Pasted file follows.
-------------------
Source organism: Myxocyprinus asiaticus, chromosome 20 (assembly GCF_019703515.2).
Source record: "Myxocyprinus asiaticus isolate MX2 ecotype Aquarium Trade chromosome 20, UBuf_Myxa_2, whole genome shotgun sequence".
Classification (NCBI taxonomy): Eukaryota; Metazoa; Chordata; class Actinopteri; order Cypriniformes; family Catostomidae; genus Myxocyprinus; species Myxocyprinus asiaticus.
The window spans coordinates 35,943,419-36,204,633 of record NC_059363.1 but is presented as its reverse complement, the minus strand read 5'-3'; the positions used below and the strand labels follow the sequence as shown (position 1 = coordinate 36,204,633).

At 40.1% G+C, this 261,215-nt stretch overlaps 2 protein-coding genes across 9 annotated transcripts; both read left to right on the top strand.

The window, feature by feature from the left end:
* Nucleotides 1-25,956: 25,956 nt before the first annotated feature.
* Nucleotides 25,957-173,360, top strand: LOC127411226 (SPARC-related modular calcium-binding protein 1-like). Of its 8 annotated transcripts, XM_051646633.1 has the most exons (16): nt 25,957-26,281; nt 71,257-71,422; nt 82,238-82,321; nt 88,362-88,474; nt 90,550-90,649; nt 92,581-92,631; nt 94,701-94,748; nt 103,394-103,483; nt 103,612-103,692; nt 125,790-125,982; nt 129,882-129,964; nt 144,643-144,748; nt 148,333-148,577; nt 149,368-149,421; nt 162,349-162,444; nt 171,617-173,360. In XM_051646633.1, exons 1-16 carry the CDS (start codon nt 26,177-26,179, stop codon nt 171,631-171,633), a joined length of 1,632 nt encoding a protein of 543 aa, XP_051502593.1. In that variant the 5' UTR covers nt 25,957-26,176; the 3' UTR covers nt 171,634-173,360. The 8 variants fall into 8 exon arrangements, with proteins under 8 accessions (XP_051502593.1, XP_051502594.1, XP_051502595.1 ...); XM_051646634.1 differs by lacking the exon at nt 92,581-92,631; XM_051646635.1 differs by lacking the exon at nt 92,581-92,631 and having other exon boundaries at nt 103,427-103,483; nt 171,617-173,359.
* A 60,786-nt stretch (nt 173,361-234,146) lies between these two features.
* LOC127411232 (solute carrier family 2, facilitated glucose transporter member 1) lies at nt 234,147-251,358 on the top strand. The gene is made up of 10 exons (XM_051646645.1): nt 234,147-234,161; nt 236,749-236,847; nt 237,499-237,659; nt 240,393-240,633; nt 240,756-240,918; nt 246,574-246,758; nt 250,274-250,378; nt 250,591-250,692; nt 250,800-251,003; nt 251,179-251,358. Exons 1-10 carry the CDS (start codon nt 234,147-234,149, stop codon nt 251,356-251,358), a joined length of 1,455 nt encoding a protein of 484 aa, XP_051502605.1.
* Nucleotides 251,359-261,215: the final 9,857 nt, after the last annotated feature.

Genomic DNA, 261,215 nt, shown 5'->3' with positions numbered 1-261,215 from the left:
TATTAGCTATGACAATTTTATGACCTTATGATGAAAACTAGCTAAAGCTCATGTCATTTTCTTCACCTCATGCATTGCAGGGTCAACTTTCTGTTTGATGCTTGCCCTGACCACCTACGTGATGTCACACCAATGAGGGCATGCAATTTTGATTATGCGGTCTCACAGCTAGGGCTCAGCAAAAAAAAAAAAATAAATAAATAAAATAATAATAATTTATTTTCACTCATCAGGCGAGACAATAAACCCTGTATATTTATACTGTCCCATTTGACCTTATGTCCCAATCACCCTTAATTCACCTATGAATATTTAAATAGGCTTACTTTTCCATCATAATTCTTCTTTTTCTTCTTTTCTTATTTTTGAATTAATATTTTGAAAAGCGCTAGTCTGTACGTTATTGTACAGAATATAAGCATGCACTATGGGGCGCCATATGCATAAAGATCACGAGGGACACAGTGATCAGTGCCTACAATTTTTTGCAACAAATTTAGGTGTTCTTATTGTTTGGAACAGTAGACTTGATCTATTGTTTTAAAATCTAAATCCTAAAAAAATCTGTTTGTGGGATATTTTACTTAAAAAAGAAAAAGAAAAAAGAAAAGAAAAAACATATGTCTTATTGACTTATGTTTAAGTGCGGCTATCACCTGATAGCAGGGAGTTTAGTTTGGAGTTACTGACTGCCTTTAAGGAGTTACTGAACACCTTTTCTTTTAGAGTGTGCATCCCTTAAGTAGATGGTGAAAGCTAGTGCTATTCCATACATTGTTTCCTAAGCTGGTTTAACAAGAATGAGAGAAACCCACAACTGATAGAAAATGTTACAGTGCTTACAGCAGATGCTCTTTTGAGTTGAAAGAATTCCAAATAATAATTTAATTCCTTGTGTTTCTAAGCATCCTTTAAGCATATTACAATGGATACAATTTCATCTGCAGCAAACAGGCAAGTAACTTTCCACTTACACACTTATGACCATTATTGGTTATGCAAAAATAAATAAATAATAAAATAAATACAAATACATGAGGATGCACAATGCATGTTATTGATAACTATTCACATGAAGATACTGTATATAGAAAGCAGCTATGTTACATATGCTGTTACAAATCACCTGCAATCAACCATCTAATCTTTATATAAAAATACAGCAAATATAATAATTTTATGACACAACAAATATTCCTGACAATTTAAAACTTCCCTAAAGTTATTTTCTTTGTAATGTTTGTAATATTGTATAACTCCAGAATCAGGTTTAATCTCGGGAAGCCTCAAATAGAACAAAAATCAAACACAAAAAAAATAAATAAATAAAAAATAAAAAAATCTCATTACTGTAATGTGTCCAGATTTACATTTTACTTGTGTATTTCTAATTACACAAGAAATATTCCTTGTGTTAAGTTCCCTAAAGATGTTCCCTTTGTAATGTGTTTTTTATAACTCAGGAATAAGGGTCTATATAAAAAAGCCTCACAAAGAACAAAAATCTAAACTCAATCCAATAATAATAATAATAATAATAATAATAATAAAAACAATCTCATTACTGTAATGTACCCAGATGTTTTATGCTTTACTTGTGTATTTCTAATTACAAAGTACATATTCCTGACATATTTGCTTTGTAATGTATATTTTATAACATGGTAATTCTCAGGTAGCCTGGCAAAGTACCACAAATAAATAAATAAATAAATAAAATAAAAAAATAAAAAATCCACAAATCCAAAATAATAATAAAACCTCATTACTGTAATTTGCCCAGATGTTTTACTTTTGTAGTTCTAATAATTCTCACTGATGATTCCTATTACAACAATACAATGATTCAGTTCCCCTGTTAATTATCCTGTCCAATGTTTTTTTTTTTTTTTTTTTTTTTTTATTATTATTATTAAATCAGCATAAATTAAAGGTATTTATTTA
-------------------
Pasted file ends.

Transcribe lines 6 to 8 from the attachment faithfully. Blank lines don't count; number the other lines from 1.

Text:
The window, feature by feature from the left end:
* Nucleotides 1-25,956: 25,956 nt before the first annotated feature.
* Nucleotides 25,957-173,360, top strand: LOC127411226 (SPARC-related modular calcium-binding protein 1-like). Of its 8 annotated transcripts, XM_051646633.1 has the most exons (16): nt 25,957-26,281; nt 71,257-71,422; nt 82,238-82,321; nt 88,362-88,474; nt 90,550-90,649; nt 92,581-92,631; nt 94,701-94,748; nt 103,394-103,483; nt 103,612-103,692; nt 125,790-125,982; nt 129,882-129,964; nt 144,643-144,748; nt 148,333-148,577; nt 149,368-149,421; nt 162,349-162,444; nt 171,617-173,360. In XM_051646633.1, exons 1-16 carry the CDS (start codon nt 26,177-26,179, stop codon nt 171,631-171,633), a joined length of 1,632 nt encoding a protein of 543 aa, XP_051502593.1. In that variant the 5' UTR covers nt 25,957-26,176; the 3' UTR covers nt 171,634-173,360. The 8 variants fall into 8 exon arrangements, with proteins under 8 accessions (XP_051502593.1, XP_051502594.1, XP_051502595.1 ...); XM_051646634.1 differs by lacking the exon at nt 92,581-92,631; XM_051646635.1 differs by lacking the exon at nt 92,581-92,631 and having other exon boundaries at nt 103,427-103,483; nt 171,617-173,359.